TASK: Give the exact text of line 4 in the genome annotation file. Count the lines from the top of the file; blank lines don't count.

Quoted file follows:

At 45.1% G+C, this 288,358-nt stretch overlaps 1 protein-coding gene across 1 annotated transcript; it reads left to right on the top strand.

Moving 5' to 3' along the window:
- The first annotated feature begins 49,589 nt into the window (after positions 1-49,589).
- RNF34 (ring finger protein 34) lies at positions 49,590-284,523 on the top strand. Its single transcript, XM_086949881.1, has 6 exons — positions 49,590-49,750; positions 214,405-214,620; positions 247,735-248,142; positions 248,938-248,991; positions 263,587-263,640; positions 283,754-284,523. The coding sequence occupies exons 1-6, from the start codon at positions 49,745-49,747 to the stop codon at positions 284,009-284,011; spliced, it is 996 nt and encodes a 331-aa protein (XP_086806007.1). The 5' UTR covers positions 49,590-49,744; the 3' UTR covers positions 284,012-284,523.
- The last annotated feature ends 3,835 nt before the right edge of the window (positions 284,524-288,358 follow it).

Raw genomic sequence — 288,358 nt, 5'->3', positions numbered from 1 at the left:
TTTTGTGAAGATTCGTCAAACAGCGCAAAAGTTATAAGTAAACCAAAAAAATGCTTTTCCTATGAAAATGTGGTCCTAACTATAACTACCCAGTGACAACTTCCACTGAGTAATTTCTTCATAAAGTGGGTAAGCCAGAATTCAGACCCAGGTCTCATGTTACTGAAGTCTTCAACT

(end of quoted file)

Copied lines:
- RNF34 (ring finger protein 34) lies at positions 49,590-284,523 on the top strand. Its single transcript, XM_086949881.1, has 6 exons — positions 49,590-49,750; positions 214,405-214,620; positions 247,735-248,142; positions 248,938-248,991; positions 263,587-263,640; positions 283,754-284,523. The coding sequence occupies exons 1-6, from the start codon at positions 49,745-49,747 to the stop codon at positions 284,009-284,011; spliced, it is 996 nt and encodes a 331-aa protein (XP_086806007.1). The 5' UTR covers positions 49,590-49,744; the 3' UTR covers positions 284,012-284,523.